As we filed out of the classroom that afternoon, Ms. Tucker stood in the doorway handing out forms. I stopped, held out my hand, and heard, “No, Leslie. This is just for the boys,” as I felt her hand gently nudge me out the door.
Just for the boys.
Nothing ruffled my feathers worse than hearing I couldn’t do something just because I was a girl. I had been in school with these boys since Kindergarten and I knew I could out-run, out-jump, and out-climb most of them. Not all, but most.
I managed to take a form from a classmate and read it. It was an invitation to any interested boys to try out for baseball. I had never played baseball before, never had any interest in baseball (other than my shoe boxes full of player cards), but suddenly found myself with an intense desire to play ball just because someone told me that I could not play. Having been conditioned (by my mom and many after-school programs) to believe that I can do anything, rejecting authority and attending try-outs came quite easily to me.
Try outs were rough. Boys laughed at me just for showing up. I played hard and made a team. I felt like I had proven my point: I proved that I could play with the boys. Then I exercised my gender’s birthright…I changed my mind. I didn’t really enjoy the game. I had gotten what I really wanted: attention.
That memory resurfaced this morning when I read in today’s paper that two girls in our area made their middle school’s football team.
The first girls to join the Hillcrest Middle School football team challenged the status quo by going out for spring practice this year. Competing against more than 100 guys, Lindsey and Lowery endured the two weeks of spring drills and were among the 70 players who made the cut and were selected for the roster.
These two girls were not the only girls to try out, but they are the only two who’ve made the cuts from 128 total students to the final 70 players on TaMarcus Pruitt’s team.
According to Pruitt, the girls’ athleticism set them apart from the other girls and many of the boys on the team. Padded up for tackling, the only thing that sets them apart are their long blonde ponytails.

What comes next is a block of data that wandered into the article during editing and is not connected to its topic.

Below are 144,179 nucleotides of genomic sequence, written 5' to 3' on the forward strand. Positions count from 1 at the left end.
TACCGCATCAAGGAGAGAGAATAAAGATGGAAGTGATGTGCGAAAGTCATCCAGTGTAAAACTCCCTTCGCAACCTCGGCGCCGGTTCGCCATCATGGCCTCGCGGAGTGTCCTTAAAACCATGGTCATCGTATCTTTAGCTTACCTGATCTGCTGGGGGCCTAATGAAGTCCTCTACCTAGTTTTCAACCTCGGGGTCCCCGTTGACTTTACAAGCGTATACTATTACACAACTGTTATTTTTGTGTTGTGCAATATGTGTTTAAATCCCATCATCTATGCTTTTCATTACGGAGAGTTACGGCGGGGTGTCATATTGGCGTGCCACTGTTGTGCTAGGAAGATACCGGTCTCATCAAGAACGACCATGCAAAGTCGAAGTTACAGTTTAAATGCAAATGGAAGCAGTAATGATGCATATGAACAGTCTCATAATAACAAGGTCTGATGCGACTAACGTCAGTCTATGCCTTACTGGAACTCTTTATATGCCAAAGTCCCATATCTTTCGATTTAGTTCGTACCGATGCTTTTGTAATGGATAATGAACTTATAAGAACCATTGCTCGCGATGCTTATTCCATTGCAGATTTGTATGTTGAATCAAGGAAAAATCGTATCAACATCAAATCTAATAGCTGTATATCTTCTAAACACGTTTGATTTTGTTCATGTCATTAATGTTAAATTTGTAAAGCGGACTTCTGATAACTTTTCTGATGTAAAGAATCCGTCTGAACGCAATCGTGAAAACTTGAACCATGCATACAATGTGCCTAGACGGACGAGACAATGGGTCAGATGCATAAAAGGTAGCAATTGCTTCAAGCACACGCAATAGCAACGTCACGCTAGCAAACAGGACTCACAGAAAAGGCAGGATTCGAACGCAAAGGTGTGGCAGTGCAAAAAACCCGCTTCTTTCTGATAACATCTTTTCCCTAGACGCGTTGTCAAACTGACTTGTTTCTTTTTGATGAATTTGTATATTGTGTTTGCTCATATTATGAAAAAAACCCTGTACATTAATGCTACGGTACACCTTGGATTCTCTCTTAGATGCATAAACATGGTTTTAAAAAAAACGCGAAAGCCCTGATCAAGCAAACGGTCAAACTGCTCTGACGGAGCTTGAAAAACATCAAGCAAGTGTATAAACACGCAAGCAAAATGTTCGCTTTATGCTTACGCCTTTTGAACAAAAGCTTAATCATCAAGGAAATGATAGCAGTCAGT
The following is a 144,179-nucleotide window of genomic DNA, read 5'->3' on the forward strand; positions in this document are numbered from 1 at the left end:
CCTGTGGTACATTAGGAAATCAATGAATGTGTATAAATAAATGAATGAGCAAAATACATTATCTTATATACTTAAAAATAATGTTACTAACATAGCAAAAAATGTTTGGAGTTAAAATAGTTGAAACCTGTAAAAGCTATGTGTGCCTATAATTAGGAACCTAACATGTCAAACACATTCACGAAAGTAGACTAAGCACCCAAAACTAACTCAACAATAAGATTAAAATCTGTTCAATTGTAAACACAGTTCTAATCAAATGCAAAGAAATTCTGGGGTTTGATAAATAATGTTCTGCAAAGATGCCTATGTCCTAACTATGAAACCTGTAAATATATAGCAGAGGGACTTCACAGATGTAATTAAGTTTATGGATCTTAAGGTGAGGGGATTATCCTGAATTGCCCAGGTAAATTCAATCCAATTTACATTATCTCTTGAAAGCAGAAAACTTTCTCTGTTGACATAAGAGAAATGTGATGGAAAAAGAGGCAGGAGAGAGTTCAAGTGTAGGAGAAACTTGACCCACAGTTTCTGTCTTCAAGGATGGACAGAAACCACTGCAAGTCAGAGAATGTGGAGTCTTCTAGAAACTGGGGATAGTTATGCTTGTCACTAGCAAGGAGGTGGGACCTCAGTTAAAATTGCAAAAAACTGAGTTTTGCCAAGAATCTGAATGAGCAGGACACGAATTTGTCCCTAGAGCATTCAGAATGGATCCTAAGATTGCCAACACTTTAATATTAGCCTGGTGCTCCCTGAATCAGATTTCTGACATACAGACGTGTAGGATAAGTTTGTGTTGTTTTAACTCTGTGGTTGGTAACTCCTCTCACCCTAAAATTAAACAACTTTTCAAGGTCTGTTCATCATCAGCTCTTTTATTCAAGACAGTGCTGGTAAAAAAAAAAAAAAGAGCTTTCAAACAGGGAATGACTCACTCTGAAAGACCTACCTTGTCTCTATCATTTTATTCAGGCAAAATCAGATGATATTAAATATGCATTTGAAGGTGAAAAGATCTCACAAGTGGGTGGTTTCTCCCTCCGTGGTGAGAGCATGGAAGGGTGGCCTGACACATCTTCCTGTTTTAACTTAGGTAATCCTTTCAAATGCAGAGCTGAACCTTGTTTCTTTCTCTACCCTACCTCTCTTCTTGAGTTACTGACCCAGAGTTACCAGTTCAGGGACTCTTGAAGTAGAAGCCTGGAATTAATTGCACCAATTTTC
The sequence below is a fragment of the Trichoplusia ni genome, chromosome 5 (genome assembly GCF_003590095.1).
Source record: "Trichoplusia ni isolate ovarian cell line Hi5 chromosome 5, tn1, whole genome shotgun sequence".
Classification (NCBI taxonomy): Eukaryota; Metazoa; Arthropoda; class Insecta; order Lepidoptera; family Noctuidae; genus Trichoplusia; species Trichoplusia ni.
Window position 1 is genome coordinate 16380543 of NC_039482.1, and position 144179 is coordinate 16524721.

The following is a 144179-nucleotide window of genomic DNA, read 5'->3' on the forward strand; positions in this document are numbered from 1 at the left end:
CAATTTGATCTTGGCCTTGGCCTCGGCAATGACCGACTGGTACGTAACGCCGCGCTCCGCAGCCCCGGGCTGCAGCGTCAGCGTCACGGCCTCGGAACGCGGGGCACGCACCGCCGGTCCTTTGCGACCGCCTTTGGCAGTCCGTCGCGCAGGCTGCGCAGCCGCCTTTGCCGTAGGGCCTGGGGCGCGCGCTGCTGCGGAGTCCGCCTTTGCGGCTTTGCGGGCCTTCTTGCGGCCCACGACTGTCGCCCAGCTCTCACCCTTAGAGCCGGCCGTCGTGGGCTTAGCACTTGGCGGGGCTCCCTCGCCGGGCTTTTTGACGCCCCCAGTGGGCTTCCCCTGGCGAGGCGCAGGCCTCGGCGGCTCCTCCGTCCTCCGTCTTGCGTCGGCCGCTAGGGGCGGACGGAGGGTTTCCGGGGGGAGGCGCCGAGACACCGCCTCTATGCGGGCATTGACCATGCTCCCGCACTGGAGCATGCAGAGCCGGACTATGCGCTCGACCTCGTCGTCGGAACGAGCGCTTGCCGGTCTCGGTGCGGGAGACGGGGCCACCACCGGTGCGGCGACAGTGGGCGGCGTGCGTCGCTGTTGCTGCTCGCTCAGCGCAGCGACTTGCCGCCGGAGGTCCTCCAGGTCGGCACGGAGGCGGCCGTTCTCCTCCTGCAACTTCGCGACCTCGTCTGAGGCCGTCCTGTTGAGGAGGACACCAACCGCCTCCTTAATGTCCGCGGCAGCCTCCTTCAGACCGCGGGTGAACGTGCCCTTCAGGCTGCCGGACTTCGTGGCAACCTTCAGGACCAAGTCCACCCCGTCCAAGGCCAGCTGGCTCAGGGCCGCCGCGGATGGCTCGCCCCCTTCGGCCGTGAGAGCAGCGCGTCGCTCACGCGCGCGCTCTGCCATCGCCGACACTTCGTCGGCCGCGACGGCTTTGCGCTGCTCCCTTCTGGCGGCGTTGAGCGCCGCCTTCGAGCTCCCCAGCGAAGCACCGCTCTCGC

“It’s hard to tell a girl you can’t do something,” Pruitt said. “When they came out onto the field, they were ready to play.
“You can’t judge a player on their gender. To me, they’re just players.”
While the coach sounds fair and progressive, his attitude toward the girls is not healthy. He could not be more wrong. The girls may be athletic and better players than the boys who didn’t make the cuts, but they are not just like the other guys on the team. Off the field, the coach and other players attempt to respect the girls: they do not share a locker room. On the field, however, it’s a different story.
“In the beginning the players said they didn’t want to hit a girl, but I told them that if they wanted to play, they were going to play football. They were hesitant at first, but they’ve definitely accepted them,” Pruitt said.
First, the boys, rightly taught that they ought never hit a girl, are being encouraged to do so. Second, there are some boys who enjoy hitting the girls a little too much.
“The guys are either scared to hit us (or) some are extra rough,” she said. “If they do hit me hard, I just hit them back.”
Finally, these two girls are conditioning themselves to respond with greater roughness, to act like boys. This is not good.
I can only imagine how these three responses will play out during a real game. They may encounter teams with coaches who encourage their boys to treat the girls just like one of them — to hit as hard as they can. They will encounter other teams with young men who will have problems playing with the girls. I wonder if there are some young men who will refuse to play on principle, who will stand aside and allow a touchdown. I hope there are some coaches out there who refuse to play against a team that will put girls on the field. As Nancy Wilson writes in Building Her House, “Tackling is no way to treat a lady, even if she is refusing to act like one.”
As a mother of two daughters and two sons, I am uneasy about the whole situation. I would not want my sons, under a coach’s authority, encouraged to tackle a girl. On the other hand, I would not want a coach (of any sport) to encourage my daughters to be rough, tough, and masculine.
What about the long-term consequences? The girls’ involvement may have detrimental consequences on how the boys on the team (perhaps even the school) learn to relate to girls later in life. What about the physical consequences on those young girls’ developing bodies? What about their self-image? What about their sense of femininity, minimal as it is? There may not be any detrimental consequences in the long-term. Those are just some of the questions I have. Ultimately, though, I do believe this is more than simply a personal preference/athletic ability issue.